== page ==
Staying Connected

By Susan Robertson

Photos By Yvette Gooden

Staying Connected article header.

Seniors Kevin McGinnity, left, and Katherine Clayton test internet speed, latency and reliability of the deployed wi-fi network.

The University of Tennessee Center for Industrial Services (CIS) works closely with the UT Knoxville Tickle College of Engineering to bring solutions to clients’ problems. One of the ways they do so is by helping to identify projects that senior undergraduate engineering students can solve as their senior design or capstone project.

One of these projects, Light Tower Chain, was with Signal Power in Chattanooga. The project is aimed at bringing affordable and reliable internet service to rural America for daily use as well as outdoor concerts and disaster-response situations.

Signal Power President Doug Zukowski said George Aslinger, a CIS solutions consultant, and the UT Center for Industrial Services have been an amazing resource for the company.

“George’s work to team Signal Power with a senior design project at the University of Tennessee, Knoxville’s Tickle College of Engineering may change our company in ways that we never imagined,” Zukowski says. “We had a technology challenge that we looked to adapt to and advance but lacked the internal engineering capability to see it through. Working with UT gave us not only a fresh set of ideas but gave us the ability to bring this technology to market.”

Tickle College of Engineering senior Hans Perry, left, and Signal Power President Doug Zukowski fasten an access point to a Signal Power Hybrid Light Tower.
Tickle College of Engineering senior Hans Perry, left, and Signal Power President Doug Zukowski fasten an access point to a Signal Power Hybrid Light Tower.

CIS looks to the Tickle College of Engineering as well as at the individual department level to research projects for different companies. College-level projects are called Integrated Senior Design, and those student teams produce a series of technical deliverables in parallel with learning a systems engineering-based development process and honing skills needed for professional practice, including delivery of preliminary, system-level and final design reports with presentations. The teams also demonstrate prototype systems, and the projects include consideration of finances, with an expectation of a supporting business case and potentially a business plan.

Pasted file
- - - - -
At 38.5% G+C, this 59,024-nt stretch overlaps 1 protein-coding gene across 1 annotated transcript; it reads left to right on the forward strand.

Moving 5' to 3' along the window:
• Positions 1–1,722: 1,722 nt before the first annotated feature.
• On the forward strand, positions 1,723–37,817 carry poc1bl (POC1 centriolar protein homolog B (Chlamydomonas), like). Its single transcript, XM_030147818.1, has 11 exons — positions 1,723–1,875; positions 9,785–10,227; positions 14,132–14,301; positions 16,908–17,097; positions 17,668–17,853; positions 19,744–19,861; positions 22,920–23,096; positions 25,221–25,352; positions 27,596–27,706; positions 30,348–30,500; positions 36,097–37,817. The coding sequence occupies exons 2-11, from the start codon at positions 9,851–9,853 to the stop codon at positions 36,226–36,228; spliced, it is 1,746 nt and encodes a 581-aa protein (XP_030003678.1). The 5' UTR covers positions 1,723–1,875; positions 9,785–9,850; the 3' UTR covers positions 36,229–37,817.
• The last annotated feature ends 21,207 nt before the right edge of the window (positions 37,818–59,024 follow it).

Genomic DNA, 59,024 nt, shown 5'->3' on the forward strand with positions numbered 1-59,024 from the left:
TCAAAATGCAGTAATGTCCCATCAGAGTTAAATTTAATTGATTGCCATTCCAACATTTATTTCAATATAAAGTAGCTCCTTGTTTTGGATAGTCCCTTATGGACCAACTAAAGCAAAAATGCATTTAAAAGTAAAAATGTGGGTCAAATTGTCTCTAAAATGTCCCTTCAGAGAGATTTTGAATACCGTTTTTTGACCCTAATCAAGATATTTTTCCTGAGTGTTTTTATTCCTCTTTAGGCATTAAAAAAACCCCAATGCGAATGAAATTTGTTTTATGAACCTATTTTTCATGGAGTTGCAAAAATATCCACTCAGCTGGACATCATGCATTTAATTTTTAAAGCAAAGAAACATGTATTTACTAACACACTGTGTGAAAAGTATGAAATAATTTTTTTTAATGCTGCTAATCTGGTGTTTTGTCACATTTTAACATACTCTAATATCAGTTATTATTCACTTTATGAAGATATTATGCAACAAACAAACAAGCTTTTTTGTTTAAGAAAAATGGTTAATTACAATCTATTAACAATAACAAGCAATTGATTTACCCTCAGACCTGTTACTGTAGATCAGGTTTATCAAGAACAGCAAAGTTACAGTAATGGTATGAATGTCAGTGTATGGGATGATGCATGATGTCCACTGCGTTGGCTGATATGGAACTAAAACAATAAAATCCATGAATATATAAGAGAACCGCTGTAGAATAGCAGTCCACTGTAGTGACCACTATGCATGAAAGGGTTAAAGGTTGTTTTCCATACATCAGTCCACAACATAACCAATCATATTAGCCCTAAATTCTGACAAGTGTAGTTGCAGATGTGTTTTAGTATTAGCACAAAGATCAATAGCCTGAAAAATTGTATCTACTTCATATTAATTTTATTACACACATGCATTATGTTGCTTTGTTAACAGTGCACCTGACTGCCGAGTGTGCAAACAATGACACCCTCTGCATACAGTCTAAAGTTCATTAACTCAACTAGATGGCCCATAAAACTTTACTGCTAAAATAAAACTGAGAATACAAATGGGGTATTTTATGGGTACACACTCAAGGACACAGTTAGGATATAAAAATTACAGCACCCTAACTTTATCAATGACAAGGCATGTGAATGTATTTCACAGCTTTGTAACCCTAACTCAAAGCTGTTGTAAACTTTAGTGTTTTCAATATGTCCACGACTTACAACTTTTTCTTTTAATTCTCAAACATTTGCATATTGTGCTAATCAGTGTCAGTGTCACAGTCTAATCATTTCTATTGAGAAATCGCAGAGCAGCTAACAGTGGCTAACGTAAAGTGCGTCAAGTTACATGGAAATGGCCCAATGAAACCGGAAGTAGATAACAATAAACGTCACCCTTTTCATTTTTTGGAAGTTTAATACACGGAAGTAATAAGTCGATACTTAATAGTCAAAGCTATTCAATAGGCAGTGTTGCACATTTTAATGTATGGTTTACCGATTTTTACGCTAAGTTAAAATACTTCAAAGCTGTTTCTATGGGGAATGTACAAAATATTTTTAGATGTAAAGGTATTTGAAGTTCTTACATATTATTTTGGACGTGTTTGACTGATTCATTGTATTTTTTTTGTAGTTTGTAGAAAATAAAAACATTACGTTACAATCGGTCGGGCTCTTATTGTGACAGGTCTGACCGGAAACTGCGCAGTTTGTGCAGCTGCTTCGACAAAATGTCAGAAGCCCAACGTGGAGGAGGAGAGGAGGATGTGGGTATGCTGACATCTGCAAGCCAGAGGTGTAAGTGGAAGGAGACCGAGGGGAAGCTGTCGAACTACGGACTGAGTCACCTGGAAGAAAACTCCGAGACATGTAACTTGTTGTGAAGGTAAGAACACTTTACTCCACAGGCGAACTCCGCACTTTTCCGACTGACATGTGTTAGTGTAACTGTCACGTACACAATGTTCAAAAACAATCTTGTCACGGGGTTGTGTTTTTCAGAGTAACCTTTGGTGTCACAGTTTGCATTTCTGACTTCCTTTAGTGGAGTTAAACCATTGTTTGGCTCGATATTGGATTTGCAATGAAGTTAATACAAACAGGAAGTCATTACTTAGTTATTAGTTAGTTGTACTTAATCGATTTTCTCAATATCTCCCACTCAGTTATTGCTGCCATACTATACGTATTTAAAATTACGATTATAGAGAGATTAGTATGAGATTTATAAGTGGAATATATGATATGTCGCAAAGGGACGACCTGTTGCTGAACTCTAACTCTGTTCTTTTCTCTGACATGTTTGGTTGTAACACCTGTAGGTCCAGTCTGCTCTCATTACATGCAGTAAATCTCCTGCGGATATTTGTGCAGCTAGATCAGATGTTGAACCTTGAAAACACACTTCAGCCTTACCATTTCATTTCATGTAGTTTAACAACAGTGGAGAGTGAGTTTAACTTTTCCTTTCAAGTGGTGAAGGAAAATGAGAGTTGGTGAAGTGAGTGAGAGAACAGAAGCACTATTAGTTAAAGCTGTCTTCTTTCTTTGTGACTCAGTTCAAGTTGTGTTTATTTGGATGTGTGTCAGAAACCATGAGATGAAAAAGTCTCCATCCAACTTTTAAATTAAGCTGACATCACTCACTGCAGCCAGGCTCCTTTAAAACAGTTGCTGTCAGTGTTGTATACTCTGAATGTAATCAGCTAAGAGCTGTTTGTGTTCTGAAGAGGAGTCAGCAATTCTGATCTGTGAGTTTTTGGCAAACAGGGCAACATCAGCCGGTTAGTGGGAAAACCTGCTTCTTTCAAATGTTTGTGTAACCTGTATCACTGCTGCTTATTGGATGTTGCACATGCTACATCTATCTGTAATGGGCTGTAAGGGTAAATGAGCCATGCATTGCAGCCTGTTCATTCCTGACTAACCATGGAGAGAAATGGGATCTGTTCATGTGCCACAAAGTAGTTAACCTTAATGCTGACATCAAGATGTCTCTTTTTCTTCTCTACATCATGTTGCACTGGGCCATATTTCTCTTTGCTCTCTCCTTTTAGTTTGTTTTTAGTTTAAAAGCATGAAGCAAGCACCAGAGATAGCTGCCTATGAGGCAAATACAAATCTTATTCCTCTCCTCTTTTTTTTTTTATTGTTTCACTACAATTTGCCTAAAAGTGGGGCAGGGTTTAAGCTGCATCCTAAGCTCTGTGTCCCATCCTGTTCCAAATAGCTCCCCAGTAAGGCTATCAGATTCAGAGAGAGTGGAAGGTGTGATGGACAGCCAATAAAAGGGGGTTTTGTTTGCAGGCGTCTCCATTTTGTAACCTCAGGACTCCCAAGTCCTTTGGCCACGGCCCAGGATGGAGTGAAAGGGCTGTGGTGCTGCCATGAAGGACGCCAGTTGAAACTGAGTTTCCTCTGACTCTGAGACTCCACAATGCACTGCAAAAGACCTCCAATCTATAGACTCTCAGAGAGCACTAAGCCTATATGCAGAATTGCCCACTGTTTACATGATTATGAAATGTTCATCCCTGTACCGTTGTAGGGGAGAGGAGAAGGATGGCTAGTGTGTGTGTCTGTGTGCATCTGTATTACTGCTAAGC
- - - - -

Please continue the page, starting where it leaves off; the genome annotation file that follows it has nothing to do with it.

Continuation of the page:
“We connect our customers with various resources to help them solve their problems,” Aslinger said. “The faculty and students at the university are one of those valuable resources. This project helped our customer explore an unexpected market by bringing broadband to a rural area, and the students received practical experience in the process.”

CIS also provided support to several projects within the Industrial & Systems Engineering (ISE) Department, including working with Signal Power to help broaden internet access in Roane County. Students focused on signal optimization in the county, analysis of the operation, installation of the system and its long-term economic feasibility. The students created a low-cost, portable wi-fi that could be deployed in the event of natural disasters and outages. The result of their work was a device that is small enough to be portable and much more affordable than running new internet cables.

“Some 6,300 Roane County Schools and home-schooled students do not have access to robust, reliable and affordable broadband internet,” said Nathaniel Sexton, ISE student and project leader. “They have options available, but these options aren’t reliable or affordable for most people.”
While this particular project was in Roane County, it can be replicated in rural areas across Tennessee, Zukowski said.

“Senior design projects are intensive, comprehensive, require team work and involve real-world problems experienced by companies and entrepreneurs,” says Bill Hicks, a solutions consultant with CIS and instructor with the UTK Tickle College of Engineering.

David Goddard with the Tickle College of Engineering and George Aslinger with CIS contributed to this story.